Auditory canal refers to the canal through which air vibrations travel from the environment to the tympanic membrane.

The auditory canal, also known as the ear canal, is a small tube-like structure that extends from the outer ear to the middle ear. It is responsible for conducting sound waves from the outer ear to the eardrum, which then vibrates in response to the sound waves and sends the vibrations to the middle ear.

In the context of psychology, the auditory canal is not typically a relevant topic. However, the ability to hear and process sound is an important psychological function, and problems with the auditory canal or other parts of the ear can affect hearing and communication. For example, if the auditory canal is blocked by wax or an object, it can cause hearing loss or difficulty hearing certain sounds. Similarly, if the eardrum is damaged or the middle ear bones are not functioning properly, it can also cause hearing problems.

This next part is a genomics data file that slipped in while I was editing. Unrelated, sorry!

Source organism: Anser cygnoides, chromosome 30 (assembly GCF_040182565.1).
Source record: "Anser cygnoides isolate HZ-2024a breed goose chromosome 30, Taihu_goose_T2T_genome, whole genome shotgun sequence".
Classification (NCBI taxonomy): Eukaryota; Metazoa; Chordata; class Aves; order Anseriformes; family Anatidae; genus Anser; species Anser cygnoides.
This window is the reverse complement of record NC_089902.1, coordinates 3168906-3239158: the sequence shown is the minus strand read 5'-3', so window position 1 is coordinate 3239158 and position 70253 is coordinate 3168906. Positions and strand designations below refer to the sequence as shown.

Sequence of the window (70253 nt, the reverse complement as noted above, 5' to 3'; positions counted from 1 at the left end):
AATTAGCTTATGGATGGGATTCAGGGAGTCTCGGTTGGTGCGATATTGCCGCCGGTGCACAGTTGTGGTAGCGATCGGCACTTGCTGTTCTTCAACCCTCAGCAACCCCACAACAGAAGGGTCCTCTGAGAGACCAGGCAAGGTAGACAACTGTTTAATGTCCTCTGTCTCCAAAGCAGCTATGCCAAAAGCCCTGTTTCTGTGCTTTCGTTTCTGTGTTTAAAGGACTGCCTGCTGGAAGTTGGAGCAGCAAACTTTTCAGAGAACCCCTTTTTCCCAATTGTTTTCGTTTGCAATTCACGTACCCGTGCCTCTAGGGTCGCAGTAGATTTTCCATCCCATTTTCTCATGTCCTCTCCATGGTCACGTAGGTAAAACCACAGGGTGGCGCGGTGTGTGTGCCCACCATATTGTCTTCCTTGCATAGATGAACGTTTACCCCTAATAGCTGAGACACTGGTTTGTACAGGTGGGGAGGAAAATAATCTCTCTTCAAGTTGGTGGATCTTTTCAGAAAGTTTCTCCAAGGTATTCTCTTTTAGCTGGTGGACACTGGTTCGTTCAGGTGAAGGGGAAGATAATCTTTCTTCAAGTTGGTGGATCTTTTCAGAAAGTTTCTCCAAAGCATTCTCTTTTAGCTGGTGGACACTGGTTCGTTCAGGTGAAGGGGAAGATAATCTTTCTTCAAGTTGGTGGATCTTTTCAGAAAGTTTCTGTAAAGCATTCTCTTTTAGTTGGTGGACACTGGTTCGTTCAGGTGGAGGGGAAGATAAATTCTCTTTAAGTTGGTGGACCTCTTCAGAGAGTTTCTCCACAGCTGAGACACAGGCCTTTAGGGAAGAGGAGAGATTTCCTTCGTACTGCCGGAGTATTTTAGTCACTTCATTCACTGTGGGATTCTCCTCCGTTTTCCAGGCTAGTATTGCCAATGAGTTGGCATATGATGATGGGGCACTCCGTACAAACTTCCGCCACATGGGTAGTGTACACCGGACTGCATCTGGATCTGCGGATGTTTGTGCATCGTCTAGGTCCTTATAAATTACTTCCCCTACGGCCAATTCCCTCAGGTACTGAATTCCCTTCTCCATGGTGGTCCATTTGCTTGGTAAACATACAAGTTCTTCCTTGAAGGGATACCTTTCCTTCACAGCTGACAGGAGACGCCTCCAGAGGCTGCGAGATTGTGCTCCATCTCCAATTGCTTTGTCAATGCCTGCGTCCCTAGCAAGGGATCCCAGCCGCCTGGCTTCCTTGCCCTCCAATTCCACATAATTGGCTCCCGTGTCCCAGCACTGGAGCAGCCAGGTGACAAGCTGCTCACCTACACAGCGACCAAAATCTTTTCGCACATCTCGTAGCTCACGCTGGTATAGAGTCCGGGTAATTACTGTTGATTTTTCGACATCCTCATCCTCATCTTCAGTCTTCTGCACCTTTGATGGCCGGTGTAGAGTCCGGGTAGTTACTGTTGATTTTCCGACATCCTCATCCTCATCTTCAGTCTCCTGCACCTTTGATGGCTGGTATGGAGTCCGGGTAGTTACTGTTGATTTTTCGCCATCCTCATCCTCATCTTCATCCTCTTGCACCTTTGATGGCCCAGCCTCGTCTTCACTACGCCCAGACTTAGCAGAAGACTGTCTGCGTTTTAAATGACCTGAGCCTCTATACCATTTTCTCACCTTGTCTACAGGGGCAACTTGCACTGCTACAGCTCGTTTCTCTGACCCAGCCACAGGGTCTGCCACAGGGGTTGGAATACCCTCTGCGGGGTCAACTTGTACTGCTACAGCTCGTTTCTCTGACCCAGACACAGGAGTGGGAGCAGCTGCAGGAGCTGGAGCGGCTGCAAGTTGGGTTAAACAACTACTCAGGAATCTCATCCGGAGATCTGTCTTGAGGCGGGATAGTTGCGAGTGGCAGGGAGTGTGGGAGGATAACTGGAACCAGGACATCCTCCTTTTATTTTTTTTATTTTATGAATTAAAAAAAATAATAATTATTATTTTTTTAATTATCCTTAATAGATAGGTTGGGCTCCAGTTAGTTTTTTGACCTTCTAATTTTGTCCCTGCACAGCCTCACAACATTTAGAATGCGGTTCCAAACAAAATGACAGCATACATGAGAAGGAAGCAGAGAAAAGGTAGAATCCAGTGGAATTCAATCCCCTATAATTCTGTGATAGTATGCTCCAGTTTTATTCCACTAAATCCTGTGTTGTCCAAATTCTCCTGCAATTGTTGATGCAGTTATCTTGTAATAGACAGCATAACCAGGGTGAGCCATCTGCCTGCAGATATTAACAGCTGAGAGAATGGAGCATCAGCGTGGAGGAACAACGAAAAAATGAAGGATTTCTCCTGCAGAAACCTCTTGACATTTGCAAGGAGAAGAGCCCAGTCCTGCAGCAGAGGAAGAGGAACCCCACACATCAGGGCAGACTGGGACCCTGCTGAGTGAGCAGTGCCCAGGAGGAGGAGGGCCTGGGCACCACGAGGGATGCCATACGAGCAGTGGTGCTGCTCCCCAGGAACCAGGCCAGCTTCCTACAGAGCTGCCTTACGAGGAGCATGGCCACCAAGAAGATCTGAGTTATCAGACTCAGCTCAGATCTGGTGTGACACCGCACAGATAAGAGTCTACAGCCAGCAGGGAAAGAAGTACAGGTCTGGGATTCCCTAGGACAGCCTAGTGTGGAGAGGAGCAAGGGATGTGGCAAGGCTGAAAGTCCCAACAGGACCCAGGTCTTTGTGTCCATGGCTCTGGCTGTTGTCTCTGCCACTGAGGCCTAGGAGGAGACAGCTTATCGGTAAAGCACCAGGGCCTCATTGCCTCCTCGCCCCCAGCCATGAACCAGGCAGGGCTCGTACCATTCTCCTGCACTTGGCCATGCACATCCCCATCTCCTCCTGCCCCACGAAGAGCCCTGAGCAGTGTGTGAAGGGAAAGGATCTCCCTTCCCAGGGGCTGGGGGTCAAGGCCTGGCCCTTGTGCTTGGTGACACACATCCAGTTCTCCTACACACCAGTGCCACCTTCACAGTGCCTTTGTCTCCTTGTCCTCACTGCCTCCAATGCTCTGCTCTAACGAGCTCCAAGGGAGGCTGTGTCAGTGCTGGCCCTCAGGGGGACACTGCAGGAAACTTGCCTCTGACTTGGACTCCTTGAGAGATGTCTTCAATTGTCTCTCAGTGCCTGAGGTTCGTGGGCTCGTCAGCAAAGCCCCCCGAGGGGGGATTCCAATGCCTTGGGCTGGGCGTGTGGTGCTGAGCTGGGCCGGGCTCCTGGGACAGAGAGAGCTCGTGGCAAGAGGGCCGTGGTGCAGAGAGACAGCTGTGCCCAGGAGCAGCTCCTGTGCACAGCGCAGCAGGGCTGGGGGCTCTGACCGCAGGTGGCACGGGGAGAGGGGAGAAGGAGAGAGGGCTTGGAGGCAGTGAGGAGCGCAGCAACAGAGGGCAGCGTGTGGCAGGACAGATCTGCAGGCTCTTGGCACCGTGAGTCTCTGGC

Treatment for hearing problems may involve cleaning the auditory canal, repairing or replacing damaged structures, or using hearing aids or other assistive devices to amplify sounds.

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